Thinking like a GUI programmer in Python

31 May 2018

As I think back on my career as a programmer I realize that my entire career has always included being a mentor as a major component of my work.

As far back as my first corporate programming job, I was taking the tools that I used on a daily basis and repackaged them as a tool kit and shared them with other programmers on bulletin boards (this was in the days long before the Internet). Shortly after that, I started writing articles with a long distance friend about Modula-2, again sharing tools and tips that I had written simply to make my programming life easier.

In those days, everything I did was based on DOS. Windows didn’t exist yet. Then we mostly wrote programs that were flat text based, but right before Windows entered the scene, there were toolkits that allowed programmers to make pseudo-GUI coloured forms. Visual Basic for DOS had just come out and was taking the programming world by storm. Then Windows came into existence, and the rest is history. (Yes, I’m ignoring the Apple computers here.)

Now, between Page/Tkinter, QT and wxPython, we have a number of options to take our Python programs into the GUI world, making it easier for the user to interact with our programs. It is our job to think about the way the user will ultimately use our program to do their job and try to make it as efficient and somewhat enjoyable. It doesn’t matter if that end user is someone on the Internet that you will never see or hear from, a fellow employee in your company, your wife or family members or just yourself. The end product needs to be easy and functional. Here are some thoughts on how to make that happens.

Remember the phrase, ‘first impressions are everything’? That’s true in our interactions with other people, but it is equally true for a program. The first full screen that a user sees will colour their mindset as to whether they like your program or not. We spend a great deal of time on this one fact alone. Something we often forget about is where the window shows up on the screen. If the window is not centred in the desktop, the user will more times than not, need to move it to keep their focus where it need to be to maintain their attention on the task the program is meant to accomplish, which takes time and effort and distracts from what they need to do. It is more comfortable for their eyes when the windows form is equidistant from the edges of the screen. No matter if it is a 17 inch screen on a laptop or a 34” monitor on the desktop. It just doesn’t feel right if it isn’t centred. While many of us know this, when we are in the first stages of development, this is often something that we don’t do right at the first. It’s something that put on the list for being done “later on”. And often that small simple step gets forgotten.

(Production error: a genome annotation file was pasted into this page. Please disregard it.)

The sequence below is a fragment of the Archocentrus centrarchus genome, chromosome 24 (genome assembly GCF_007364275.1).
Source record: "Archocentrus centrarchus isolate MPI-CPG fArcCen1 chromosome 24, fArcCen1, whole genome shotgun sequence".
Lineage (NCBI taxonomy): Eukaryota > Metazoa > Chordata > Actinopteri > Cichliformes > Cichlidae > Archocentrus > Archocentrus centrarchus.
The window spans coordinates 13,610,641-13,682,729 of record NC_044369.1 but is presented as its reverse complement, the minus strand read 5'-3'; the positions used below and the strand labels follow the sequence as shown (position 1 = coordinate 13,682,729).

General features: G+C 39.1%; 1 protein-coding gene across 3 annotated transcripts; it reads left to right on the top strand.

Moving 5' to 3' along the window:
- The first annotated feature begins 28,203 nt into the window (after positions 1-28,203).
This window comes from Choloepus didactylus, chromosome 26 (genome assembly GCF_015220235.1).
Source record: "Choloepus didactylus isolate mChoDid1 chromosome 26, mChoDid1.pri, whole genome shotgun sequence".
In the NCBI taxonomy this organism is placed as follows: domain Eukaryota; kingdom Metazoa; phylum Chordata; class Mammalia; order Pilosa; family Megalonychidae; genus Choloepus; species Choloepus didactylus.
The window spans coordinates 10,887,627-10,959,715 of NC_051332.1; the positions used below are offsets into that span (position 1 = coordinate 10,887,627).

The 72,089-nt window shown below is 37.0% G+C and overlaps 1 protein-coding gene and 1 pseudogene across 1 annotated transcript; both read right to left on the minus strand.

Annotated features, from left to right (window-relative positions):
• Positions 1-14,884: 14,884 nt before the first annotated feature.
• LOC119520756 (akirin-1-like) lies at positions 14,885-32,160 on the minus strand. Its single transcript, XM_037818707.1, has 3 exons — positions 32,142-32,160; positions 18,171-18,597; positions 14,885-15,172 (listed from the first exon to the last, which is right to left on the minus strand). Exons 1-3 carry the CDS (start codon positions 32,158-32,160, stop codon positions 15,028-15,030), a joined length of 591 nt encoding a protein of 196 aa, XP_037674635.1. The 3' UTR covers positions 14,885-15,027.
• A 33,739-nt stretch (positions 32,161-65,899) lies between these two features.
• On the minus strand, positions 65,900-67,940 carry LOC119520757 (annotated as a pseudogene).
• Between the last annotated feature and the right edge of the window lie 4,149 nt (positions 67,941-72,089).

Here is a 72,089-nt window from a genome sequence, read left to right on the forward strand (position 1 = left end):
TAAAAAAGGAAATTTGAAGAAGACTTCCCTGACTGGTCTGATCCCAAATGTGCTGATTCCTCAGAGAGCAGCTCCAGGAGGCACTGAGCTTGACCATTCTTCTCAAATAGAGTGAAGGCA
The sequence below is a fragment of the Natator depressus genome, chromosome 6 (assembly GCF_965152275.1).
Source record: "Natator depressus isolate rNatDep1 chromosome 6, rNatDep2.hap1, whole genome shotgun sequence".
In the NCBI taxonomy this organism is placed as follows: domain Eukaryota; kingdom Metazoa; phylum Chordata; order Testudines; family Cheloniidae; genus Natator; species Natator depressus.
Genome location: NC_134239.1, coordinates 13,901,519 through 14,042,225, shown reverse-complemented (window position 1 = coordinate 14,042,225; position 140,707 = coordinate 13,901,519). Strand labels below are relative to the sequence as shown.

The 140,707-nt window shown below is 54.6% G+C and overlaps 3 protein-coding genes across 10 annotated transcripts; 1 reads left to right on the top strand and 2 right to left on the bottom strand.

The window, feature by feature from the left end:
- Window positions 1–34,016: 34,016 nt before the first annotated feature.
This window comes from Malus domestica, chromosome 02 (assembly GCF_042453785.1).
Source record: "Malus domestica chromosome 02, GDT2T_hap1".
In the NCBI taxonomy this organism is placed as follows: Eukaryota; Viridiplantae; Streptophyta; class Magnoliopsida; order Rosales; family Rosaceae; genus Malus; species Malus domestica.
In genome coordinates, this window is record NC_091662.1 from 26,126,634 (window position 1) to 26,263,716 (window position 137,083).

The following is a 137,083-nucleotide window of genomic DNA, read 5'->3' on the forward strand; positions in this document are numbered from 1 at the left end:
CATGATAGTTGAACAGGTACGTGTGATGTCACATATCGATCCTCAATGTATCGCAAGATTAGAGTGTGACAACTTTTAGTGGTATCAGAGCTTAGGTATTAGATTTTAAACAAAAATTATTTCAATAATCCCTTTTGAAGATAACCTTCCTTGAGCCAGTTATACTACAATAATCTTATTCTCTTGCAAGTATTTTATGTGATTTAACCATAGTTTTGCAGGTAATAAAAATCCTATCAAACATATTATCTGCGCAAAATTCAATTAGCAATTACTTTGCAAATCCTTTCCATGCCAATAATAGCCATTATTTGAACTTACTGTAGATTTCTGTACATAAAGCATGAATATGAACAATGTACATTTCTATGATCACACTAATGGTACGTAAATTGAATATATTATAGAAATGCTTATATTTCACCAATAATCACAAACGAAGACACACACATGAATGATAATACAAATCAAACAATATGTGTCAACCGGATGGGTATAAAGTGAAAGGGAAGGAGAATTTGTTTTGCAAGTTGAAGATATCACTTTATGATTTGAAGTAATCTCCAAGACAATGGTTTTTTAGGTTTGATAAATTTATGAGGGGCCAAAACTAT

Next is something that I am horribly guilty of in my own programming. When I work with a Python GUI, I often rely on the terminal as my first line of feedback to the user, in this stage of programming that would be me, and the print() statement rules. I know in my heart of hearts that I should be using dialog boxes and notification bars to provide feedback, but it’s something that I don’t do often enough in the early development stage. Why? Because I also know in the back of my mind that the terminal window is ALWAYS there, so if I’m just providing information like “Could not open file”, it’s easier to dump it to the terminal via the print() command. And anyway, to dismiss that darned dialog box, requires me to move the mouse and click on the OK button, which takes time. Once again, like centring the screen, it’s something that I will get around to eventually. It is something that should be done from the very beginning. It’s a simple import statement once and a call to a function with (usually) two parameters. Not much more work than using the print() command.

Logging is also something we tend to put off until near the end of the project. It just seems easier that way. But it isn’t really efficient to do it that way. Put the logging in early rather than relying on the terminal.

Consider this to make your life easier. Create a library module that you can simply import into your project that holds all of your code routines that you use (eventually) in most every program. Copy it into your development folder as one of your first tasks, so it’s there when you need to create your distribution. Liberally comment it so that if someone needs to come behind you (or if YOU need to come back to it 18 months into the future), they know what is going on. That will make it easy for you and like code completion snippets in your IDE, you will come to rely on them and wonder why you took so long to do it.